|1959||O-Levels (Wallasey Grammar School, Wallasey, Cheshire):
Maths, Physics, Chemistry, Art, English Language, Literature, History, French, Latin, General Paper
|1961||A-Levels (Wallasey Grammar School):
Maths, Physics, Chemistry
|1961||S-Levels: Further Maths, Chemistry|
|1962||Open Minor Scholarship, Wadham College, Oxford|
|1965||BA (Hons) Physics (Wadham College, University of Oxford)|
|1969||Diploma in Machine Intelligence & Perception with distinction (University of Edinburgh)|
|1995||Postgraduate Diploma in Software Engineering|
|1965||Fortran (Scientific calculations)|
|1967-68||IBM Model 40 Microcode|
|1969||POP2, University of Edinburgh|
|1972-85||APL - extensively used for modelling activities|
|1974-77||IBM 3730 programming language|
|1984||Pascal, IBM (not extensive used)|
|1986||C, IBM (not extensive used)|
|1985-90||SMALLTALK - with QMC, London University|
|1990-94||BASIC - Modelling activites|
|1994-95||Visual Basic - User Interface Designs|
|1995-||HTML - Web pages|
|1996-||CGI (Perl) - Server Code|
|1997-||Delphi - at home|
My favourites languages are POP2, APL and more recently Delphi (Object Pascal).
Human Computer Interaction (HCI) Project Engineer supporting various projects being developed within IBM Hursley. My role was to provide consultancy for User Interface design, Human factors, User Centered Design and Usability testing. This work involves gathering user requirements, task analysis, interface design, modelling, prototyping with users and usability testing. I have used a number of prototyping tools, such as Visual Basic for testing alternative user interface designs. Recent products I was working on included the System Management software for transaction processing software (CICS). In addition provided a number of projects with world-wide web pages written in HTML.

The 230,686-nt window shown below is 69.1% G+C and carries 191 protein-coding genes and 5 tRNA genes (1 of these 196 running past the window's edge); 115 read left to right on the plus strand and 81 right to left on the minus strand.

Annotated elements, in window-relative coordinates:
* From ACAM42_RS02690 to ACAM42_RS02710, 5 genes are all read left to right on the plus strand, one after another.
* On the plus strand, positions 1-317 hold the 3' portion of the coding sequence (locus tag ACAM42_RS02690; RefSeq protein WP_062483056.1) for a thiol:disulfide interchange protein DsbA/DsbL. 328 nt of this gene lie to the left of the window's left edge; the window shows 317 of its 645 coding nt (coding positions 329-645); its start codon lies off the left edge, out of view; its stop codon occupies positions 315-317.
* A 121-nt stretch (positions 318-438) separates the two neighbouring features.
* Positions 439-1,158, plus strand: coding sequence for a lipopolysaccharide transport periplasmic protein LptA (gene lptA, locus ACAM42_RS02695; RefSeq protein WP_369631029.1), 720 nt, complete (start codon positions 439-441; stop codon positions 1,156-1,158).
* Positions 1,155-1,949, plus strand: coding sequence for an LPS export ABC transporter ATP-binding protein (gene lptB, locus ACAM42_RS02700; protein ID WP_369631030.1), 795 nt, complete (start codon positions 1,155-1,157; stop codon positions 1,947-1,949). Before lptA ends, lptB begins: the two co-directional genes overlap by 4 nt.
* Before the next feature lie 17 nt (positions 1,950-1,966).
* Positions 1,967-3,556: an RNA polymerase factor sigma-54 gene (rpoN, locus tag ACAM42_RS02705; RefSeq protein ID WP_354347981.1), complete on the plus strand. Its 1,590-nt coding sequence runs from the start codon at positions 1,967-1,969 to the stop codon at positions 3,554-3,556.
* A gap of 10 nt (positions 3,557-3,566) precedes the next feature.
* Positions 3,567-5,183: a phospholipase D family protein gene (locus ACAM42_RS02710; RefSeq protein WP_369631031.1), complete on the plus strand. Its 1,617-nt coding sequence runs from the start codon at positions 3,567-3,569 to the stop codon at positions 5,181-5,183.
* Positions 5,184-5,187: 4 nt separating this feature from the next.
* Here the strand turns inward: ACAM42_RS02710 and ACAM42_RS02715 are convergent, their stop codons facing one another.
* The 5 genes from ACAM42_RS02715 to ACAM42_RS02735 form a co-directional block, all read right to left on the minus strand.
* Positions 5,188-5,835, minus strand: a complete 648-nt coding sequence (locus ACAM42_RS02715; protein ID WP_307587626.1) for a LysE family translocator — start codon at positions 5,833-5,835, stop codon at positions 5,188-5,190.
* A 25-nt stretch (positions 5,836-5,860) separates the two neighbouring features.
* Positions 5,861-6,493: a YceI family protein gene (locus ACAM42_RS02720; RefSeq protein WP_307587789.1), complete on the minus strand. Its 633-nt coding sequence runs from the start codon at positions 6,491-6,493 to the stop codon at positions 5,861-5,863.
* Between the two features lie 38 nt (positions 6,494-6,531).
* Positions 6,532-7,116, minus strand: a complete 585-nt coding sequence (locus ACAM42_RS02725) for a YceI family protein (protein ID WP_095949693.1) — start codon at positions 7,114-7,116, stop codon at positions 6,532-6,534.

As a leader of the HID support team I was resonsible for managing many of the resources and support services for the rest of the department, particularly the Human Factors test laboratory (or video studio). This involves ensuring that machines are available for experimental purposes, the test facility is operational, managing the information on the communal file server and the coordination of departmental software.
Multimedia and Cooperative Working (CSCW)
I was involved with a joint project between IBM Hursley and Queen Mary College, London University, to examine systems which support cooperative working between users. The concepts and design of the prototype system were developed jointly in brainstorming sessions. Much of the time was spent interacting with the Univeristy team and discussing the implications for future CSCW products. The work resulted in a demonstration prototype which we videoed. I also took the role of Director in the production of this video.
I began testing a number of software products for usability and started to develop suitable testing methods. In particular, we became concerned about developments in user interface technologies, windowing systems and graphical user interfaces. During this time, I performed a number of usability evaluations of competitive equipment. In addition I studied the concepts of object oriented programming and the SMALLTALK programming language. On major activity was associated with the design and user testing of the OS/2 Presentation Manager product - a joint activity between IBM Hursley, the IBM development lab in Boca Raton and Microsoft.